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Arun Kumar R Software Consultant, India
$4 /hr
6 Years Exp.
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An Associate Software development Consultant at a German technological company having 6 years experience in software development. Currently I'm p...Read More
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The importance of extracting information from the web is becoming increasingly loud and clear. Every few weeks, I realize myself in a situation where we need to extract information from the web to create a machine learning model. We have to pull or extract a large amount of information from websites and we would like to do it as quickly as possible. How would we do it without manually going to every web site and getting the data? Web Scraping simply makes this job easier and faster.

Why is web scraping needed?

Web scraping is used to collect large information from websites. But why does someone have to collect such large data from websites? Let’s look at the applications of web scraping: 

  1. Price Comparison: Services such as ParseHub use web scraping to collect data from online shopping websites and use it to compare the prices of products.
  2. Social Media Scraping: Web scraping is used to collect data from Social Media websites such as Twitter to find out what’s trending.
  3. Email address gathering: Many companies that use email as a medium for marketing, use web scraping to collect email ID and then send bulk emails.
  4. Research and Development: Web scraping is used to collect a large set of data (Statistics, General Information, Temperature, etc.) from websites, which are analyzed and used to carry out Surveys or for R&D.
  5. Job listings: Details regarding job openings, interviews are collected from different websites and then listed in one place so that it is easily accessible to the user.

 

Web scraping is an automated method used to extract large amounts of data from websites. The data on the websites are unstructured. Web scraping helps collect these unstructured data and store it in a structured form. There are different ways to scrape websites such as online Services, APIs or writing your own code.

Why Python is best for Web Scraping

Features of Python which makes it more suitable for web scraping:

  1. Ease of Use: Python is simple to code. You do not have to add semi-colons “;” or curly-braces “{}” anywhere. This makes it less messy and easy to use.
  2. Large Collection of Libraries: Python has a huge collection of libraries such as Numpy, Matlplotlib, Pandas etc., which provides methods and services for various purposes. Hence, it is suitable for web scraping and for further manipulation of extracted data.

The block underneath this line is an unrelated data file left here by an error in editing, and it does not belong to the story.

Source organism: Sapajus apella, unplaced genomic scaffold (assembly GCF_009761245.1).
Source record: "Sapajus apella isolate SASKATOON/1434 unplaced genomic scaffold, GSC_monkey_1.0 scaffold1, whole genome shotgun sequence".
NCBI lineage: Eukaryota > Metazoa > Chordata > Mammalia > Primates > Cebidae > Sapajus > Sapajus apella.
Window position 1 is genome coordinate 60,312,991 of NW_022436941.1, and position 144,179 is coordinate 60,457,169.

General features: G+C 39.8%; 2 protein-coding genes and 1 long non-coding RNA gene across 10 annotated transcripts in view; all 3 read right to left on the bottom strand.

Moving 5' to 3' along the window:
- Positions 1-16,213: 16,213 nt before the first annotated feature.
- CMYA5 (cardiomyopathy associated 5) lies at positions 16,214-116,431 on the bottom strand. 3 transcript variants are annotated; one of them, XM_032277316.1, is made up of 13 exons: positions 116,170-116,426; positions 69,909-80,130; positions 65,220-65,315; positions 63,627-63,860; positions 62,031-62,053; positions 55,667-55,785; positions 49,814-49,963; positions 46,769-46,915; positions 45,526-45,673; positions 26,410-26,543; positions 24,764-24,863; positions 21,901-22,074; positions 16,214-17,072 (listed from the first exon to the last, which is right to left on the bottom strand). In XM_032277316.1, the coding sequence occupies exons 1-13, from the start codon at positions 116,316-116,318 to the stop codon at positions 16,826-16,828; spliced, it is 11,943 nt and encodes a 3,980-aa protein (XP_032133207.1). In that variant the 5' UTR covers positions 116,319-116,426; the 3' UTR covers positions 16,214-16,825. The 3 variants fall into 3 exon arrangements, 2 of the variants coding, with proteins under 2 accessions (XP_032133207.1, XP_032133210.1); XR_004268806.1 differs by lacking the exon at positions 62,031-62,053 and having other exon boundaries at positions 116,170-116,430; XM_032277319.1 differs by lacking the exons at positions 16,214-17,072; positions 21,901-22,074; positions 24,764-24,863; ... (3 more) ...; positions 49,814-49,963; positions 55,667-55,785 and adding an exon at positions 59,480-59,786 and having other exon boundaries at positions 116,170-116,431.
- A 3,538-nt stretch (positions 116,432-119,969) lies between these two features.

3. Dynamically typed: In Python, you don’t have to define datatypes for variables, you can directly use the variables wherever required. This saves time and makes your job faster.
  4. Easily Understandable Syntax: Python syntax is easily understandable mainly because reading a Python code is very similar to reading a statement in English. It is expressive and easily readable, and the indentation used in Python also helps the user to differentiate between different scope/blocks in the code.
  5. Small code, large task: Web scraping is used to save time. But what’s the use if you spend more time writing the code? Well, you don’t have to. In Python, you can write small codes to do large tasks. Hence, you save time even while writing the code.
  6. Community: What if you get stuck while writing the code? You don’t have to worry. Python community has one of the biggest and most active communities, where you can seek help from.

How does web scraping work

To extract data using web scraping with python, you need to follow these basic steps:

  1. Find the URL that you want to scrape
  2. Inspecting the Page
  3. Find the data you want to extract
  4. Write the code
  5. Run the code and extract the data
  6. Store the data in the required format

Example: Scraping a website to get product details

Pre-requisite:

  • Python 2.x or Python 3.x
  • Selenium Library
  • BeautifulSoup Library
  • Pandas Library
  1. We are going scrape online shopping website to extract the Price, Name, and rating of products, go to products URL
  2. The data is usually nested in tags. So, we inspect the page to examine, under which tag the information we would like to scrape is nested. To inspect the page, just right click on the element and click on “Inspect”. When you click on the “Inspect” tab, you will see a “Browser Inspector Box” open.
  3. Let’s extract the Price, Name, and Rating which is nested in the “div” tag respectively.
  4. Write code:

#Let us import all the necessary libraries

from selenium import webdriver

from BeautifulSoup import BeautifulSoup

import pandas as pd

driver = webdriver.Chrome("/usr/lib/chromium-browser/chromedriver")

products=[] #List to store name of the product

prices=[] #List to store price of the product

ratings=[] #List to store rating of the product

driver.get("Product_URL")

content = driver.page_source

soup = BeautifulSoup(content)

for a in soup.findAll('a',href=True, attrs={'class':'.…'}):

name=a.find('div', attrs={'class': '….'})

price=a.find('div', attrs={'class':'….'})

rating=a.find('div', attrs={'class':'….'})

products.append(name.text)

ratings.append(rating.text)

df = pd.DataFrame({'Product Name':products,'Price':prices,'Rating':ratings})

df.to_csv('products.csv', index=False, encoding='utf-8')

 

To run the code, a file name “products.csv” is created and this file contains the extracted data.

Optimization deals with selecting the simplest option among a number of possible choices that are feasible or do not violate constraints. Python is used to optimize parameters in a model to best fit data, increase profitability of a possible engineering style, or meet another form of objective which will be described mathematically with variables and equations.